Domee Shi recounts her mother’s moving words – the phrase she heard on every visit home after moving: Oh, Domee, I wish I could put you back in my stomach to know exactly where you were at all times.
“I always thought that was such a sweet but very scary thing to say to your daughter,” Shi said, laughing heartily, during a recent Zoom call. “I kind of wanted to understand where that feeling came from.”
As an artist and filmmaker, Shi weighed the creative possibilities of those words until a story came to life. His mother’s phrase inspired Shi’s 2018 Academy Award-winning animated short “Bao,” in which an empty-nest mother eats her allegorical son dumpling rather than let him go.
The success of that film directly fueled Shi’s new follow-up – a more complex tale also featuring a protective mother of Chinese descent, as she navigates her relationship with a strong daughter in the onset of puberty. “Turning Red,” which just dropped on Disney Plus, isn’t just Pixar’s first female-directed solo film. It also continues Pixar’s growth with personal stories exploring matrilineal lines – even within Disney, which has long used animated parental death as a narrative device.
“We’ve always tried to make our films personal,” Pixar chief Pete Docter said. “We’ve done other films that focus on female characters, like ‘Brave’ and ‘Inside Out’, but it was great to really kick that off even further with Domee and ‘Turning Red’.”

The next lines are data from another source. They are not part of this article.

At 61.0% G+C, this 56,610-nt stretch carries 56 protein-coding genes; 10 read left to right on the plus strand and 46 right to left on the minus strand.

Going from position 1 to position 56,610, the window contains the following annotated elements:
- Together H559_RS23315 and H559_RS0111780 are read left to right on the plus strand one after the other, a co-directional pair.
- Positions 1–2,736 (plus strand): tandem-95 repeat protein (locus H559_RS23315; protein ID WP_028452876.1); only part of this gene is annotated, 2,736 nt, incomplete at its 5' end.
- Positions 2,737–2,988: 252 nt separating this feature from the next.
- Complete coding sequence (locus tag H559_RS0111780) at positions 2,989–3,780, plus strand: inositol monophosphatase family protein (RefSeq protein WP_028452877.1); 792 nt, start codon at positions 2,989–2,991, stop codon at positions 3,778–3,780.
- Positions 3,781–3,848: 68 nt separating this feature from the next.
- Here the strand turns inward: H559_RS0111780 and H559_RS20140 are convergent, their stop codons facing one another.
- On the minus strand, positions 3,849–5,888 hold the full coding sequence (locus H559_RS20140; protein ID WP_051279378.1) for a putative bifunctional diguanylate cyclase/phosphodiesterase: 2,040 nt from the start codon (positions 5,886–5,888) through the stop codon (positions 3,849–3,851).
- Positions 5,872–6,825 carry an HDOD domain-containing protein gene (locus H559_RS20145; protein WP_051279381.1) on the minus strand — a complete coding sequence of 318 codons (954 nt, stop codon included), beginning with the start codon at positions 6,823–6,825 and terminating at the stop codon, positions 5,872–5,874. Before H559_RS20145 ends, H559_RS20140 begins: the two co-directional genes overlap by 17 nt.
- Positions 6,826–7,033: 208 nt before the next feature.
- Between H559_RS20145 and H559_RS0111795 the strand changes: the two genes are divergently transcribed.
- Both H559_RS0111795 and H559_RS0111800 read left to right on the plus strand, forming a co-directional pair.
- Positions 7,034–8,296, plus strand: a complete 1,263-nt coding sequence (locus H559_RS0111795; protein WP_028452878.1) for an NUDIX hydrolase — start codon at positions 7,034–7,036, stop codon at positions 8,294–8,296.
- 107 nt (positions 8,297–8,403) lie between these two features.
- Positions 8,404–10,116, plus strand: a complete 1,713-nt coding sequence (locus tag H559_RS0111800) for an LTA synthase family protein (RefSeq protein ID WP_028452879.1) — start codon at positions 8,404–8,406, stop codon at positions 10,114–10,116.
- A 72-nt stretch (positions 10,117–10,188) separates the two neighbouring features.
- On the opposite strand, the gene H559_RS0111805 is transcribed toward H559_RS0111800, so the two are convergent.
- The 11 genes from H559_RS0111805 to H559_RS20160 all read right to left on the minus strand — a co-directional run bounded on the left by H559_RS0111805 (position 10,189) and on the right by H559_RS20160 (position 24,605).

Other maternal characters have emerged as pivotal characters over the past decade in Pixar hits such as “Coco,” as well as Disney’s “Encanto,” which is up for three Oscars at the Academy Awards. this month.
Since the dawn of Disney animation, however, going back more than eight decades, parents have been regularly dumped or missing – from early Disney classics such as “Snow White and the Seven Dwarfs” to more modern hits. such as “Frozen”. And sometimes the mother’s death comes traumatically onscreen, like in Disney’s “Bambi” and Pixar’s “Finding Nemo.” In the tragic realm, orphans abound.
Reasons for creating a narrative that makes parents disappear may include the empathy engendered, as well as launching a young hero on a journey of self-discovery – a frequent arc that includes ‘Lion King’ outings. from Disney and “The Good Dinosaur” from Pixar.
Countering this trend at Pixar in particular, however, vivid maternal characters have appeared in stories such as the films “Luca”, “Soul” and “The Incredibles”. And two pioneering filmmakers from the studio’s last decade — Brenda Chapman and Shi — have particularly probed the complexities of mother-daughter relationships.
Chapman, the first woman to co-direct a Pixar feature film, told The Washington Post in 2013 that she wrote the Oscar-winning pic “Brave” as “a love letter” to her daughter. The film largely focuses on the tug of war between the independent spirit of medieval teenage archer Merida and the expectations of her Scottish Highland royal family. She and her mother, Queen Elinor, struggle to understand each other even as they race against time after Merida’s impetuous wish turns Mom into a bear.
For “Turning Red”, Shi undermined his own life for a story set in early Toronto, as 13-year-old Meilin “Mei” Lee (voiced by Rosalie Chiang) rebels against the hovering control of his mother, Ming. (Sandra Oh). The supernatural secret of this Chinese-Canadian family, however, is that Mei suddenly begins to transform into a giant red panda when her emotions flare up.